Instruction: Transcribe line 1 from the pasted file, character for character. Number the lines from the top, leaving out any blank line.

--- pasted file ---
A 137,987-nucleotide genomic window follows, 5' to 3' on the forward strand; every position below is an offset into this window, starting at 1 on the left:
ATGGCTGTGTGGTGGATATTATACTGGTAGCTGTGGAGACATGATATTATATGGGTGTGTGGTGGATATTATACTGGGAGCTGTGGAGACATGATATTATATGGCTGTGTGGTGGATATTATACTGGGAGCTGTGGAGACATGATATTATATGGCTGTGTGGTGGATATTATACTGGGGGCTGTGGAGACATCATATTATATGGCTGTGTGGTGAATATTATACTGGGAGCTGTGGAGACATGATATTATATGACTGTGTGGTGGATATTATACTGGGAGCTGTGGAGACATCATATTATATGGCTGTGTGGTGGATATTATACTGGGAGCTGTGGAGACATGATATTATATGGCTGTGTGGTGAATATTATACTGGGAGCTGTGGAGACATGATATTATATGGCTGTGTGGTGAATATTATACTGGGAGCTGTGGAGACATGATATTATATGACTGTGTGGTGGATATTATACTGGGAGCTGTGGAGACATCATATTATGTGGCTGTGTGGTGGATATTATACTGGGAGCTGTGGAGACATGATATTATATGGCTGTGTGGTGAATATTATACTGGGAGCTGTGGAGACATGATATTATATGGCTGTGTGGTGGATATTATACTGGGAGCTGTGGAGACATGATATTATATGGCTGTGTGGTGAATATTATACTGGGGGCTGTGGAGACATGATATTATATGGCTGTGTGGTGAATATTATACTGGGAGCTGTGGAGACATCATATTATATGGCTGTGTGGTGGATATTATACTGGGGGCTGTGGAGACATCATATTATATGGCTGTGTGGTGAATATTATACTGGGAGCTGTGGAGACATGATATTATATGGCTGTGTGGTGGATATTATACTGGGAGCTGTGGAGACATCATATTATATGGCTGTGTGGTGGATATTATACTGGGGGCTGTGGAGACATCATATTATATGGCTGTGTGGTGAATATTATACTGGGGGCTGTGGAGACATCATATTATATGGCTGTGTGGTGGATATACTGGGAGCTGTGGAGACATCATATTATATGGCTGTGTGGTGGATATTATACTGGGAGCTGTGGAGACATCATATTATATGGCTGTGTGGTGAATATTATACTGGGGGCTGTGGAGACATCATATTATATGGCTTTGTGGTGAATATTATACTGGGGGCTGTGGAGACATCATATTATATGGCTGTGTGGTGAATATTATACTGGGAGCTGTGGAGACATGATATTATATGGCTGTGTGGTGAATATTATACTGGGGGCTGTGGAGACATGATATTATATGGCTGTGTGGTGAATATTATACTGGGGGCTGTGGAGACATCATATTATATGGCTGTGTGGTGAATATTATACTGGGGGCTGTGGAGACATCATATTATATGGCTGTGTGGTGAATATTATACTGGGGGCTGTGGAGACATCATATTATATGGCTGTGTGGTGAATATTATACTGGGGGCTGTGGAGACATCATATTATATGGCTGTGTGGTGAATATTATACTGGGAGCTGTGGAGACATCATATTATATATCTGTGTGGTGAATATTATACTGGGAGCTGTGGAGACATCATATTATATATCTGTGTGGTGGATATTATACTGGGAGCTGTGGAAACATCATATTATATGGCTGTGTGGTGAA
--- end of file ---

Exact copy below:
A 137,987-nucleotide genomic window follows, 5' to 3' on the forward strand; every position below is an offset into this window, starting at 1 on the left: